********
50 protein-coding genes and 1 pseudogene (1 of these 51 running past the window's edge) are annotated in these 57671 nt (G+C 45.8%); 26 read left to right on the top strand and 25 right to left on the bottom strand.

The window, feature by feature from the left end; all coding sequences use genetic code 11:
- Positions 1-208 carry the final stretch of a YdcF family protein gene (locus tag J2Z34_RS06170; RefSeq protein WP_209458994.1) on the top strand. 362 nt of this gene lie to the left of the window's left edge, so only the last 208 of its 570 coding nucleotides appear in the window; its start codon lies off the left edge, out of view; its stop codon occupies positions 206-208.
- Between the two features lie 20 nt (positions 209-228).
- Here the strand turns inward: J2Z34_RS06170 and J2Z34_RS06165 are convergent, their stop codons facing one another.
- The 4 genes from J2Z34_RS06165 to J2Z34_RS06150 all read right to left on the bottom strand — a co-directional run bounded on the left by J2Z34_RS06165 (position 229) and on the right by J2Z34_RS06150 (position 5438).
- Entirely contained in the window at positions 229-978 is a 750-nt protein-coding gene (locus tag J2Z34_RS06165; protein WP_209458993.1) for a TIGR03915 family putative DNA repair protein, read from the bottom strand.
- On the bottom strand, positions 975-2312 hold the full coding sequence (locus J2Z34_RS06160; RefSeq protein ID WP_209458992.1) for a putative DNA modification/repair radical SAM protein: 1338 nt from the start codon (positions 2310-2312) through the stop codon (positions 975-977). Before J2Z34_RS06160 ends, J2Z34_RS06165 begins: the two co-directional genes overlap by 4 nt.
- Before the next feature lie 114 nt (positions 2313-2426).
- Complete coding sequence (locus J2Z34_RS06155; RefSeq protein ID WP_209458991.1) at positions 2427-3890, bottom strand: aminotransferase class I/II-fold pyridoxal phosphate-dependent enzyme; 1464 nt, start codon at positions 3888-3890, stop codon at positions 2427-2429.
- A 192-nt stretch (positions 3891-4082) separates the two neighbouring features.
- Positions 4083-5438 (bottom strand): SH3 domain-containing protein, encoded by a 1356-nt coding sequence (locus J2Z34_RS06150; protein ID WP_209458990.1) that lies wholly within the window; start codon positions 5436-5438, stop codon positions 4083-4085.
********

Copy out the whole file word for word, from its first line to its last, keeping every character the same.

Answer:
50 protein-coding genes and 1 pseudogene (1 of these 51 running past the window's edge) are annotated in these 57671 nt (G+C 45.8%); 26 read left to right on the top strand and 25 right to left on the bottom strand.

The window, feature by feature from the left end; all coding sequences use genetic code 11:
- Positions 1-208 carry the final stretch of a YdcF family protein gene (locus tag J2Z34_RS06170; RefSeq protein WP_209458994.1) on the top strand. 362 nt of this gene lie to the left of the window's left edge, so only the last 208 of its 570 coding nucleotides appear in the window; its start codon lies off the left edge, out of view; its stop codon occupies positions 206-208.
- Between the two features lie 20 nt (positions 209-228).
- Here the strand turns inward: J2Z34_RS06170 and J2Z34_RS06165 are convergent, their stop codons facing one another.
- The 4 genes from J2Z34_RS06165 to J2Z34_RS06150 all read right to left on the bottom strand — a co-directional run bounded on the left by J2Z34_RS06165 (position 229) and on the right by J2Z34_RS06150 (position 5438).
- Entirely contained in the window at positions 229-978 is a 750-nt protein-coding gene (locus tag J2Z34_RS06165; protein WP_209458993.1) for a TIGR03915 family putative DNA repair protein, read from the bottom strand.
- On the bottom strand, positions 975-2312 hold the full coding sequence (locus J2Z34_RS06160; RefSeq protein ID WP_209458992.1) for a putative DNA modification/repair radical SAM protein: 1338 nt from the start codon (positions 2310-2312) through the stop codon (positions 975-977). Before J2Z34_RS06160 ends, J2Z34_RS06165 begins: the two co-directional genes overlap by 4 nt.
- Before the next feature lie 114 nt (positions 2313-2426).
- Complete coding sequence (locus J2Z34_RS06155; RefSeq protein ID WP_209458991.1) at positions 2427-3890, bottom strand: aminotransferase class I/II-fold pyridoxal phosphate-dependent enzyme; 1464 nt, start codon at positions 3888-3890, stop codon at positions 2427-2429.
- A 192-nt stretch (positions 3891-4082) separates the two neighbouring features.
- Positions 4083-5438 (bottom strand): SH3 domain-containing protein, encoded by a 1356-nt coding sequence (locus J2Z34_RS06150; protein ID WP_209458990.1) that lies wholly within the window; start codon positions 5436-5438, stop codon positions 4083-4085.